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It’s a seller’s market, according to HomeLight report

by Juliet Jacques

It’s a seller’s market, according to HomeLight report

The real estate market is bouncing back, following a rocky start to the second financial quarter, according to a new survey by HomeLight. The survey conducted biweekly polls with more than 2,000 agents to track changes in the market over the past few months. Early April was the period of peak impact on the market, with a steep decline in sales and most agents reporting slow business. Throughout May and June, this trend reversed so that in late June, 49% of agents reported that business was growing despite current circumstances.

As the market improved, by late June most agents reported a seller’s market with inventory at lower levels than the second quarter of 2019. Surprisingly, 59% of agents reported that the biggest challenge to the 2020 housing market would be lack of supply to meet demand, rather than coronavirus uncertainty. This may be due to the fact that home sellers are much more worried than buyers are about COVID-19-related issues, particularly with the risk of infection while showing their home. Twenty-nine percent of agents said that risk of infection was the biggest current concern for home sellers, while only 6% said it was the largest concern for home buyers. These fears are leading to fewer homes for sale and low inventory.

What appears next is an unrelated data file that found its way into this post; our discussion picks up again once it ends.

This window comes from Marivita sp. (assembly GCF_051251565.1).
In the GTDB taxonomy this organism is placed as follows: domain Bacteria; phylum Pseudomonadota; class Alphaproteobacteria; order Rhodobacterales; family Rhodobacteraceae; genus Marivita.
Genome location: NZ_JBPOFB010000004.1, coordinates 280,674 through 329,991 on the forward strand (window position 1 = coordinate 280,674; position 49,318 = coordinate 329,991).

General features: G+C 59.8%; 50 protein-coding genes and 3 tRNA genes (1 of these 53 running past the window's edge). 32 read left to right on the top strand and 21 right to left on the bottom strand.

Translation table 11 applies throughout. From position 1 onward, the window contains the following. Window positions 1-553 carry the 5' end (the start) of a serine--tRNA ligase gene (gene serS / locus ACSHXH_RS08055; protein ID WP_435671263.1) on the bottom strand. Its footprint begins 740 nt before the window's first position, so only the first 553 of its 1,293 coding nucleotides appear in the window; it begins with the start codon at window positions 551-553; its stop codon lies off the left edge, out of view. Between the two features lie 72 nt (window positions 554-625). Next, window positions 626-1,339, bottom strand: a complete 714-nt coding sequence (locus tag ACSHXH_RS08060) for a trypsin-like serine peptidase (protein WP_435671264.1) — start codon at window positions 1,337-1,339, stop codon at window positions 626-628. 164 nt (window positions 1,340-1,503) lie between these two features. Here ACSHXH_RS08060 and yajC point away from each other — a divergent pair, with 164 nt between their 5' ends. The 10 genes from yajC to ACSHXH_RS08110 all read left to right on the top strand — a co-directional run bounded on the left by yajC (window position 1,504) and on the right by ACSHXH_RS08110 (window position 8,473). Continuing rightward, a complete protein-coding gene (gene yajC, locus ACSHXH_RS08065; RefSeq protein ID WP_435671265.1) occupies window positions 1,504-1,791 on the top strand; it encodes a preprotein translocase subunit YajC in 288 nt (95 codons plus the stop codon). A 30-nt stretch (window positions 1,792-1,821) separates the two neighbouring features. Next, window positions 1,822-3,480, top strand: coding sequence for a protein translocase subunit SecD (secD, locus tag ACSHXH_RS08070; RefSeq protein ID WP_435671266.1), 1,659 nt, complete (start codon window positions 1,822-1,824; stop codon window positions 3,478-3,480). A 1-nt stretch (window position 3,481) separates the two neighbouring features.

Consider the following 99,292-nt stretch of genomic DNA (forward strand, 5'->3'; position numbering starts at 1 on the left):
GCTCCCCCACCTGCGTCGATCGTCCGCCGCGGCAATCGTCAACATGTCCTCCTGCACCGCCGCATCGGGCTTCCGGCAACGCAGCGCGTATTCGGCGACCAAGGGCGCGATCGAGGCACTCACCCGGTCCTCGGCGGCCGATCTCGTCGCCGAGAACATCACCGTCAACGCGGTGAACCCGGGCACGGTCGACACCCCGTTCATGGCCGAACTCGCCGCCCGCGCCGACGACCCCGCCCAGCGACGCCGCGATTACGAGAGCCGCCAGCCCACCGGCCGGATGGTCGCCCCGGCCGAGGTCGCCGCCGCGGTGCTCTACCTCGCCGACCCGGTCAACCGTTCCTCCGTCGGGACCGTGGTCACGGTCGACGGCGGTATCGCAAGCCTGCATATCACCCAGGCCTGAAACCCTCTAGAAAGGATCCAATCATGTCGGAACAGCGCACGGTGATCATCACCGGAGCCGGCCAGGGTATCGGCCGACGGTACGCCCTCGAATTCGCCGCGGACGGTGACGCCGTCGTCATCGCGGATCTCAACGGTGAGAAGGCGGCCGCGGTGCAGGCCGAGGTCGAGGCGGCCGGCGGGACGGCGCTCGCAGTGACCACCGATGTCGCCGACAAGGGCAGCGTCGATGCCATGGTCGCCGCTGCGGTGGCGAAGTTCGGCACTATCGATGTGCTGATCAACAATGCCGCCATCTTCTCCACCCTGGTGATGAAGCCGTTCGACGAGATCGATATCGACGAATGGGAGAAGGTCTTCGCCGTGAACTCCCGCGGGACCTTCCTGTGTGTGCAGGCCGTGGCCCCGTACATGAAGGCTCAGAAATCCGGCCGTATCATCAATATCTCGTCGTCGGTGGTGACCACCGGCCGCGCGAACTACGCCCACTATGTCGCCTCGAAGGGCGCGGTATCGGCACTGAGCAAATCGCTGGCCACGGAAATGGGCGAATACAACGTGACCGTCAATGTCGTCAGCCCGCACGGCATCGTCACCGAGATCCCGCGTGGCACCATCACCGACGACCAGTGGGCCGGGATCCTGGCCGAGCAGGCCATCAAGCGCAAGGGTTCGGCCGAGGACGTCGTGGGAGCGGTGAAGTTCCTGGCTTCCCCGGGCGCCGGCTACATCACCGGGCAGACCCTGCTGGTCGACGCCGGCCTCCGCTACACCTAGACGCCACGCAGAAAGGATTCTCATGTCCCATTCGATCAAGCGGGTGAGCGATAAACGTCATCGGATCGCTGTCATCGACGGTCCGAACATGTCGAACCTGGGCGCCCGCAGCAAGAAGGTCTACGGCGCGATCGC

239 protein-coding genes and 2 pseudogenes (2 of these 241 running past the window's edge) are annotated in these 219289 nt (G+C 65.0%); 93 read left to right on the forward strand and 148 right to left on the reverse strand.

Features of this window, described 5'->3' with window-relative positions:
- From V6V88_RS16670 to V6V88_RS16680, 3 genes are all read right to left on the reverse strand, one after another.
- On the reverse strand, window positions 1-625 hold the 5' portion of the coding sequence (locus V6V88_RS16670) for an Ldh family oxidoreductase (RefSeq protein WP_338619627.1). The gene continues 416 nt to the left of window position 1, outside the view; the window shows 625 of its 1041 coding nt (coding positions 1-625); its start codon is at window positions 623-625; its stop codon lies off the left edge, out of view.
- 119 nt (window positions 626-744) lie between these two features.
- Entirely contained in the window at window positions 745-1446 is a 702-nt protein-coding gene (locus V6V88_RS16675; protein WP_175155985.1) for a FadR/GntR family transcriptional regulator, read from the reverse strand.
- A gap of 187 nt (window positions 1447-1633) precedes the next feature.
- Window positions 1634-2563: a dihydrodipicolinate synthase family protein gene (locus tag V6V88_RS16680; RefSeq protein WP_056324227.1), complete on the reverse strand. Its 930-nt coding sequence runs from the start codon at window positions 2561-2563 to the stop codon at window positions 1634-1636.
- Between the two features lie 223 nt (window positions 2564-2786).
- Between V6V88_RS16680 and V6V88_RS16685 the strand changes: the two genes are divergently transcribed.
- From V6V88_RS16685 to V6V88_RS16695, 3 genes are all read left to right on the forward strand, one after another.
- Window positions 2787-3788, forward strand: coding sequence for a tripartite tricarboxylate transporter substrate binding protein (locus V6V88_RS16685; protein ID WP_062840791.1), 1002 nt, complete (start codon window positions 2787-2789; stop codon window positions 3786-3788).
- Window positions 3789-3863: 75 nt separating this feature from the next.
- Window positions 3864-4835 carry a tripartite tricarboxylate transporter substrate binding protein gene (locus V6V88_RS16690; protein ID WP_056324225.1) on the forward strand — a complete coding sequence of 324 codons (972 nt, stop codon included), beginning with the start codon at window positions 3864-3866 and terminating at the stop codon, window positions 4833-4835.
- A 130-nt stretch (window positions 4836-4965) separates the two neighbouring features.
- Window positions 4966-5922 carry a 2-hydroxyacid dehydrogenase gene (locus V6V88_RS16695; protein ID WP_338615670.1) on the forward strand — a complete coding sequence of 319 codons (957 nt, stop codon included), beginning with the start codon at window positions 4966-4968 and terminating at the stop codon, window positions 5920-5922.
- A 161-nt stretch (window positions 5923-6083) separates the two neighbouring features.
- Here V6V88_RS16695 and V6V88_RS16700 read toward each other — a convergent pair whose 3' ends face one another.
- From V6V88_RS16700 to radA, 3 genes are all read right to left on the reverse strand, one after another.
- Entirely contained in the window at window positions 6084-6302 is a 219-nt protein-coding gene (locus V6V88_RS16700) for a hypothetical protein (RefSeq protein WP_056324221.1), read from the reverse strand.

The survey also showed changing preferences of buyers as quarantine forces many to spend more time at home. Agents reported that features such as a designated home office, new kitchen appliances, and a private outdoor space have become some of the most important amenities for buyers. The virus has also spurred interest in more spacious suburban homes. Agents report that the need for more space and the desire to leave the city for the suburbs are two of the top factors motivating their clients’ decision to move. The survey shows that moving forward these preferences will motivate people to move and renovate as social distancing and working from home become permanent practices.

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